HOMELESSNESS CRISIS GROWS

A new government report shows that a total of 5,159 children and pregnant women were in temporary accommodation arranged by their local authority in the West Midlands at the end of September. That included 3,648 in Birmingham alone. It meant 576 children or expectant mothers in Birmingham were living in bed and breakfast accommodation found for them by the council, and 187 were in hostels.
The majority were found accommodation with a private landlord or in a property owned by the council. The statistics were published by the Department for Communities and the Local Government Association, as an independent watchdog warned that even people in good jobs are at risk of becoming homeless. People such as nurses are now struggling to afford a roof over their head, according to Michael King, the Local Government Ombudsman. The problem is caused by the increasing cost of private rents.
He said: “Our cases show many pre-conceived ideas about the people affected by homelessness simply no longer ring true. The increasing cost of private rents has meant we have seen a shift towards more people in professions such as nursing, and their families, becoming affected.” But Mr King, who deals with complaints about councils, said he was concerned that local authorities were failing to provide adequate accommodation for people who are homeless.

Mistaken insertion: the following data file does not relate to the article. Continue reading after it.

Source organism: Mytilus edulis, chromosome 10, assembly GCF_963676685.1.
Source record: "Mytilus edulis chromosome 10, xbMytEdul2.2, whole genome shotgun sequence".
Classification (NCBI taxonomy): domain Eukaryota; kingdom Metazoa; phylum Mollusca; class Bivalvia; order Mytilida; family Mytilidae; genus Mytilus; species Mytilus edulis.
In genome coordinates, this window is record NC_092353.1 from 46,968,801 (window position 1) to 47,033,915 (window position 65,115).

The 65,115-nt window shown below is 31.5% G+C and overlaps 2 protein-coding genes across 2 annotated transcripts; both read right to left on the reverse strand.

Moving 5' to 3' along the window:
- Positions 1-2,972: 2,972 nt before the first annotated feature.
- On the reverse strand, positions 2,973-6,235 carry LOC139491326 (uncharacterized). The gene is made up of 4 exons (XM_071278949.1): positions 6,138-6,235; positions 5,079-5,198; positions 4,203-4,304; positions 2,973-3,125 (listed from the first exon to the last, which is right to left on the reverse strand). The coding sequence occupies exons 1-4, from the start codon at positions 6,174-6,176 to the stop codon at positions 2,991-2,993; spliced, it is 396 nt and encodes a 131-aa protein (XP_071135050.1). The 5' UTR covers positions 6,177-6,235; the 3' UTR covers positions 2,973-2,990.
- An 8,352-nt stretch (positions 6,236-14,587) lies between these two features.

Communities Secretary Sajid Javid, the MP for Bromsgrove, wanted to wanted the Government to borrow to build new homes. Privately, he is said to have wanted £50 billion for housebuilding. But Chancellor Philip Hammond was reluctant to authorise borrowing on this scale. His preferred option was to open up green belt land for building – but this is opposed by many Conservative MPs.
A spokeswoman for the Department for Communities and Local Government said: “Tackling homelessness is a complex issue with no single solution, but we are determined to help the most vulnerable in society. “That’s why we are providing over £1 billion up to 2020 to prevent and reduce all forms of homelessness and rough sleeping. We are also bringing in the Homelessness Reduction Act – the most ambitious legislation in decades that will mean people get the support they need earlier.
“Councils have a duty to provide safe, secure and suitable temporary accommodation.”

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